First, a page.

Like many English cricket fans we are still basking in the joy of Ashes triumph and fully intend to gloat and glorify about it for some time to come. We make no apologies for this as having been starved of success down under for 24 long years and having copped plenty of flak from our Antipodean cousins, the shoe is now most definitely on the other foot.
As such over the next few days, the Reverse Sweep will look at some of the reasons why we believe that England triumphed and Australia choked. Preparation seems a good place to start.
It was Thomas Edison who coined the phrase “genius is only 1% inspiration, but 99% perspiration” and in terms of having done all their homework prior to the big event, Andy Flower and Andrew Strauss would get a large tick in the box from Thomas.
In 2006 England arrived beset by injuries, had the untried axis of Fletcher and Flintoff at the helm and played a couple of jolly warm-up matches before taking the field for the 1st Test at Brisbane thoroughly under-prepared. Unsurprisingly, they were royally rogered by an Australian side intent on revenge from 2005. The whole thing stunk of complacency, hubris, ineptitude and eventually farce.
Messrs Flower and Strauss however left no stone unturned. Following a team-building boot-camp in Bavaria, England played three proper first-class matches upon arriving in Australia, which they played to win. They sent their first-choice bowling line-up to Brisbane early to acclimatise whilst the likes of Tremlett, Bresnan and Shahzad blasted England to a 10 wicket win over Australia A.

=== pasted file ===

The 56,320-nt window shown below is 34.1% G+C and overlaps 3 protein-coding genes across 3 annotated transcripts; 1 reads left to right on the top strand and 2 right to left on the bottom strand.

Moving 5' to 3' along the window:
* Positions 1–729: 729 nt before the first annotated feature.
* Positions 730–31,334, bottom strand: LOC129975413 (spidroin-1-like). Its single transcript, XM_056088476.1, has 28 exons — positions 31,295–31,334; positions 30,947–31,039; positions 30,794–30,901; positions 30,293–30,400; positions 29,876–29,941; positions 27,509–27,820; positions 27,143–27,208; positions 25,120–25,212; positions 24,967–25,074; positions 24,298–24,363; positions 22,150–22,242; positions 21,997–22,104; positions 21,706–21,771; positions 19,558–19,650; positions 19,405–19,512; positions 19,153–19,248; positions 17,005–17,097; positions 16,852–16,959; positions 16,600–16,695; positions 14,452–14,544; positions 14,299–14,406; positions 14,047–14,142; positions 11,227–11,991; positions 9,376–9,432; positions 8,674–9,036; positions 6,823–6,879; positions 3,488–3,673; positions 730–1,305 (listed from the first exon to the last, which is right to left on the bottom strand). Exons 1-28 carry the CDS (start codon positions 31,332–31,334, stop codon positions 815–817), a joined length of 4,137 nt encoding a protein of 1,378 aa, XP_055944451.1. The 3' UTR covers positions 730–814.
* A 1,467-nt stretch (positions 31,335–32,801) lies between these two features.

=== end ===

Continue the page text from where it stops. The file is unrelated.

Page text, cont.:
Australia on the other hand, played a one day series with Sri Lanka just prior to the first Test, named a 17 man squad and then jettisoned their first-choice spinner Nathan Hauritz for a punt on the untried Xavier Doherty. The whole thing smacked of uncertainty and a lack of planning.
Consequently, when England were blown off course first by Peter Siddle and then Mike Hussey and Brad Haddin in the 1st innings at Brisbane, they were able to come back in the second with the infamous 517/1. In part this was down to the ineptitude of the Australian bowling, but it was also because the England players had been well-prepared, well-drilled and knew exactly what they were doing.
The best-prepared side won at a canter in 2006, exaggerating the already large gap between the sides. But with the two sides supposedly so evenly matched before the series started, it was England’s preparation and their ability to hone and execute well-defined plans that was one of the keys to their triumph.
Flower and Strauss - Edison would be proud of you.
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